April 25th, 2015, by Tim Finin, posted in AI, Ontologies, OWL, Semantic Web
Ph.D. Dissertation Defense
A Semantic Resolution Framework for Integrating
Manufacturing Service Capability Data
10:00am Monday 27 April 2015, ITE 217b
Building flexible manufacturing supply chains requires availability of interoperable and accurate manufacturing service capability (MSC) information of all supply chain participants. Today, MSC information, which is typically published either on the supplier’s web site or registered at an e-marketplace portal, has been shown to fall short of interoperability and accuracy requirements. The issue of interoperability can be addressed by annotating the MSC information using shared ontologies. However, this ontology-based approach faces three main challenges: (1) lack of an effective way to automatically extract a large volume of MSC instance data hidden in the web sites of manufacturers that need to be annotated; (2) difficulties in accurately identifying semantics of these extracted data and resolving semantic heterogeneities among individual sources of these data while integrating them under shared formal ontologies; (3) difficulties in the adoption of ontology-based approaches by the supply chain managers and users because of their unfamiliarity with the syntax and semantics of formal ontology languages such as the web ontology language (OWL).
The objective of our research is to address the main challenges of ontology-based approaches by developing an innovative approach that is able to extract MSC instances from a broad range of manufacturing web sites that may present MSC instances in various ways, accurately annotate MSC instances with formal defined semantics on a large scale, and integrate these annotated MSC instances into formal manufacturing domain ontologies to facilitate the formation of supply chains of manufacturers. To achieve this objective, we propose a semantic resolution framework (SRF) that consists of three main components: a MSC instance extractor, a MSC Instance annotator and a semantic resolution knowledge base. The instance extractor builds a local semantic model that we call instance description model (IDM) for each target manufacturer web site. The innovative aspect of the IDM is that it captures the intended structure of the target web site and associates each extracted MSC instance with a context that describes possible semantics of that instance. The instance annotator starts the semantic resolution by identifying the most appropriate class from a (or a set of) manufacturing domain ontology (or ontologies) (MDO) to annotate each instance based on the mappings established between the context of that instance and the vocabularies (i.e., classes and properties) defined in the MDO. The primary goal of the semantic resolution knowledge base (SR-KB) is to resolve semantic heterogeneity that may occur in the instance annotation process and thus improve the accuracy of the annotated MSC instances. The experimental results demonstrate that the instance extractor and the instance annotator can effectively discover and annotate MSC instances while the SR-KB is able to improve both precision and recall of annotated instances and reducing human involvement along with the evolution of the knowledge base.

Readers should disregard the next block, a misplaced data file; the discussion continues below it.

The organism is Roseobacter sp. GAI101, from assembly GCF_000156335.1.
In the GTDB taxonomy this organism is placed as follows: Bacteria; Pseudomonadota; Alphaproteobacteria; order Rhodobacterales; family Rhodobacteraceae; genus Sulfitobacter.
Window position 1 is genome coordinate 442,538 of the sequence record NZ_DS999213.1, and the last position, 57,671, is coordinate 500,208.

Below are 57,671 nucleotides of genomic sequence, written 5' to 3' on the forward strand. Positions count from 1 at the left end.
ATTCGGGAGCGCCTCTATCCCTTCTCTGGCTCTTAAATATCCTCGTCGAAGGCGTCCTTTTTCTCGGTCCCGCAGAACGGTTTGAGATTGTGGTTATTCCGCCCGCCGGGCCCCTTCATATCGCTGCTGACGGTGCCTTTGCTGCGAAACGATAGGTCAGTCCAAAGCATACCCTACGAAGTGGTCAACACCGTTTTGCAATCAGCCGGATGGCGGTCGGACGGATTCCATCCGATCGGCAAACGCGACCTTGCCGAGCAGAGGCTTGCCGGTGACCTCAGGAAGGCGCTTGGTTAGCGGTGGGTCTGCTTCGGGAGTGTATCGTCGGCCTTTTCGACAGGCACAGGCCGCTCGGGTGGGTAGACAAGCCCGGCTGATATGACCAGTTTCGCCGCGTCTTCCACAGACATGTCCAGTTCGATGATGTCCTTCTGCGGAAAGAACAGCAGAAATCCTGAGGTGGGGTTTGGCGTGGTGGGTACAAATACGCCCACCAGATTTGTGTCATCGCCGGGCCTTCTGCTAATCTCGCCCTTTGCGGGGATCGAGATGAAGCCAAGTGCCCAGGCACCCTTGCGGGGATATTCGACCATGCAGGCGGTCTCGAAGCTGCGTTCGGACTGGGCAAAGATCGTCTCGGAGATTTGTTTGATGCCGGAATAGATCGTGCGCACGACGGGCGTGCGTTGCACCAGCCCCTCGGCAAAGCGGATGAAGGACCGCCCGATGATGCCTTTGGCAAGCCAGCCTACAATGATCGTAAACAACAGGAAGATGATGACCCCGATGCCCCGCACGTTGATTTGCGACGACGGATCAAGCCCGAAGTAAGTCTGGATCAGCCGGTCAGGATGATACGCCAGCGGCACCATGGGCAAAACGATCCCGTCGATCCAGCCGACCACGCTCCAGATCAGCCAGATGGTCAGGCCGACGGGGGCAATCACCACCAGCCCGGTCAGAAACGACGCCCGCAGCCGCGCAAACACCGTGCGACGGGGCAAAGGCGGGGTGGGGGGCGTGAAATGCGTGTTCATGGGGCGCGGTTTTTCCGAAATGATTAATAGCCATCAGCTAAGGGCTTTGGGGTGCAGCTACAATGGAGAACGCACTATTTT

Committee: Drs. Yun Peng (Chair), Tim Finin, Yaacov Yesha, Matthew Schmill and Boonserm Kulvatunyou
April 19th, 2015, by Tim Finin, posted in OWL, Privacy, RDF, Security, Semantic Web
In this week’s meeting (10-11am Tue, April 21), Ankur Padia will present work in progress on providing access control to an RDF triple store.
Triple store access control for a linked data fragments interface
Ankur Padia, UMBC
The maturation of Semantic Web standards and associated web-based data representations such as schema.org have made RDF a popular model for representing graph data and semi-structured knowledge. Triple stores are used to store and query an RDF dataset and often expose a SPARQL endpoint service on the Web for public access. Most existing SPARQL endpoints support very simple access control mechanisms if any at all, preventing their use for many applications where fine-grained privacy or data security is important. We describe new work on access control for a linked data fragments interface, i.e. one that accepts queries consisting one or more triple patterns and responds with all matching triples that the authenticated querier can access.
January 14th, 2015, by Tim Finin, posted in Agents, AI, Big data, Ontologies, Semantic Web, Web
The theme of the 2015 Ontology Summit is Internet of Things: Toward Smart Networked Systems and Societies. The Ontology Summit is an annual series of events (first started by Ontolog and NIST in 2006) that involve the ontology community and communities related to each year’s theme.